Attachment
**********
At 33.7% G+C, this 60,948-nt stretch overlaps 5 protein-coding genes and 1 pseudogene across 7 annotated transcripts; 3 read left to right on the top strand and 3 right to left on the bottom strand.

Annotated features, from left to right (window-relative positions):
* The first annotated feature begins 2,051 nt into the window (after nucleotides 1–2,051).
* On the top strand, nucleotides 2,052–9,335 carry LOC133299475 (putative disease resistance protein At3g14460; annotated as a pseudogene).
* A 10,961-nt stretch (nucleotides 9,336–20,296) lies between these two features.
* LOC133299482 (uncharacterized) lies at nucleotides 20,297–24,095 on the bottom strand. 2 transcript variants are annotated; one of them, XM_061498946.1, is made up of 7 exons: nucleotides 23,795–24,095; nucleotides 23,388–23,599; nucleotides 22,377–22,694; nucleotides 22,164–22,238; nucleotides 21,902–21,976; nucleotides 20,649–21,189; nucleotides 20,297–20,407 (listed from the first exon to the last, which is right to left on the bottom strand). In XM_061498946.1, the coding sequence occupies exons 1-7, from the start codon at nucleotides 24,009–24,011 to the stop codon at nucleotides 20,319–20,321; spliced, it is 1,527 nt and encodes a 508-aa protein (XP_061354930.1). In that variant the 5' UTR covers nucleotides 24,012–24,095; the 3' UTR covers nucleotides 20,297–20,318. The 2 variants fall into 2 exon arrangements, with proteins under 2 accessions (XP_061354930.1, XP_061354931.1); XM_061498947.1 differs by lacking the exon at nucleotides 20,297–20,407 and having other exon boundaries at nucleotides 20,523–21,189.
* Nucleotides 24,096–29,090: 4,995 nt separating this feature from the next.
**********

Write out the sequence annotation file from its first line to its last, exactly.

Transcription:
At 33.7% G+C, this 60,948-nt stretch overlaps 5 protein-coding genes and 1 pseudogene across 7 annotated transcripts; 3 read left to right on the top strand and 3 right to left on the bottom strand.

Annotated features, from left to right (window-relative positions):
* The first annotated feature begins 2,051 nt into the window (after nucleotides 1–2,051).
* On the top strand, nucleotides 2,052–9,335 carry LOC133299475 (putative disease resistance protein At3g14460; annotated as a pseudogene).
* A 10,961-nt stretch (nucleotides 9,336–20,296) lies between these two features.
* LOC133299482 (uncharacterized) lies at nucleotides 20,297–24,095 on the bottom strand. 2 transcript variants are annotated; one of them, XM_061498946.1, is made up of 7 exons: nucleotides 23,795–24,095; nucleotides 23,388–23,599; nucleotides 22,377–22,694; nucleotides 22,164–22,238; nucleotides 21,902–21,976; nucleotides 20,649–21,189; nucleotides 20,297–20,407 (listed from the first exon to the last, which is right to left on the bottom strand). In XM_061498946.1, the coding sequence occupies exons 1-7, from the start codon at nucleotides 24,009–24,011 to the stop codon at nucleotides 20,319–20,321; spliced, it is 1,527 nt and encodes a 508-aa protein (XP_061354930.1). In that variant the 5' UTR covers nucleotides 24,012–24,095; the 3' UTR covers nucleotides 20,297–20,318. The 2 variants fall into 2 exon arrangements, with proteins under 2 accessions (XP_061354930.1, XP_061354931.1); XM_061498947.1 differs by lacking the exon at nucleotides 20,297–20,407 and having other exon boundaries at nucleotides 20,523–21,189.
* Nucleotides 24,096–29,090: 4,995 nt separating this feature from the next.